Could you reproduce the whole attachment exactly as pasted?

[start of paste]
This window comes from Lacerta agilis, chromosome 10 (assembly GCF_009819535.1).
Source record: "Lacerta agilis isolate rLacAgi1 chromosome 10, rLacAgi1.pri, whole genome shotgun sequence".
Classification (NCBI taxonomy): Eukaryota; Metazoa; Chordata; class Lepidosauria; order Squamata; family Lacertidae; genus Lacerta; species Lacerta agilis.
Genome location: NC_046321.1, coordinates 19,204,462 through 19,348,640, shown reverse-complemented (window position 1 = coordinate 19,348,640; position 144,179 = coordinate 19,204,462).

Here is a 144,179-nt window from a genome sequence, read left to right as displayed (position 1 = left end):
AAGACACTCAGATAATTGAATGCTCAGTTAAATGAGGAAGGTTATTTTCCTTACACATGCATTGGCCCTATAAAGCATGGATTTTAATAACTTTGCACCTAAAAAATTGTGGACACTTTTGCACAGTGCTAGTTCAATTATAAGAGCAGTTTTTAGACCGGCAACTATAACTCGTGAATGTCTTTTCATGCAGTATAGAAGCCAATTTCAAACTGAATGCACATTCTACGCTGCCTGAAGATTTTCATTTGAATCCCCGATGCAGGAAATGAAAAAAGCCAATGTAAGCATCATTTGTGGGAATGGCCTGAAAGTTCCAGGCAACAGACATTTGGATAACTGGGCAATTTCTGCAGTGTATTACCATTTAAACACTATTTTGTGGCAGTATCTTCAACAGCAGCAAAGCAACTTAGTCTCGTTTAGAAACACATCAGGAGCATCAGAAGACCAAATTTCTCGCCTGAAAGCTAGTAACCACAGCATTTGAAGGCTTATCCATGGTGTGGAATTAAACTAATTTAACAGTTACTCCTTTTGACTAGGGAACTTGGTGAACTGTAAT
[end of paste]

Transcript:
This window comes from Lacerta agilis, chromosome 10 (assembly GCF_009819535.1).
Source record: "Lacerta agilis isolate rLacAgi1 chromosome 10, rLacAgi1.pri, whole genome shotgun sequence".
Classification (NCBI taxonomy): Eukaryota; Metazoa; Chordata; class Lepidosauria; order Squamata; family Lacertidae; genus Lacerta; species Lacerta agilis.
Genome location: NC_046321.1, coordinates 19,204,462 through 19,348,640, shown reverse-complemented (window position 1 = coordinate 19,348,640; position 144,179 = coordinate 19,204,462).

Here is a 144,179-nt window from a genome sequence, read left to right as displayed (position 1 = left end):
AAGACACTCAGATAATTGAATGCTCAGTTAAATGAGGAAGGTTATTTTCCTTACACATGCATTGGCCCTATAAAGCATGGATTTTAATAACTTTGCACCTAAAAAATTGTGGACACTTTTGCACAGTGCTAGTTCAATTATAAGAGCAGTTTTTAGACCGGCAACTATAACTCGTGAATGTCTTTTCATGCAGTATAGAAGCCAATTTCAAACTGAATGCACATTCTACGCTGCCTGAAGATTTTCATTTGAATCCCCGATGCAGGAAATGAAAAAAGCCAATGTAAGCATCATTTGTGGGAATGGCCTGAAAGTTCCAGGCAACAGACATTTGGATAACTGGGCAATTTCTGCAGTGTATTACCATTTAAACACTATTTTGTGGCAGTATCTTCAACAGCAGCAAAGCAACTTAGTCTCGTTTAGAAACACATCAGGAGCATCAGAAGACCAAATTTCTCGCCTGAAAGCTAGTAACCACAGCATTTGAAGGCTTATCCATGGTGTGGAATTAAACTAATTTAACAGTTACTCCTTTTGACTAGGGAACTTGGTGAACTGTAAT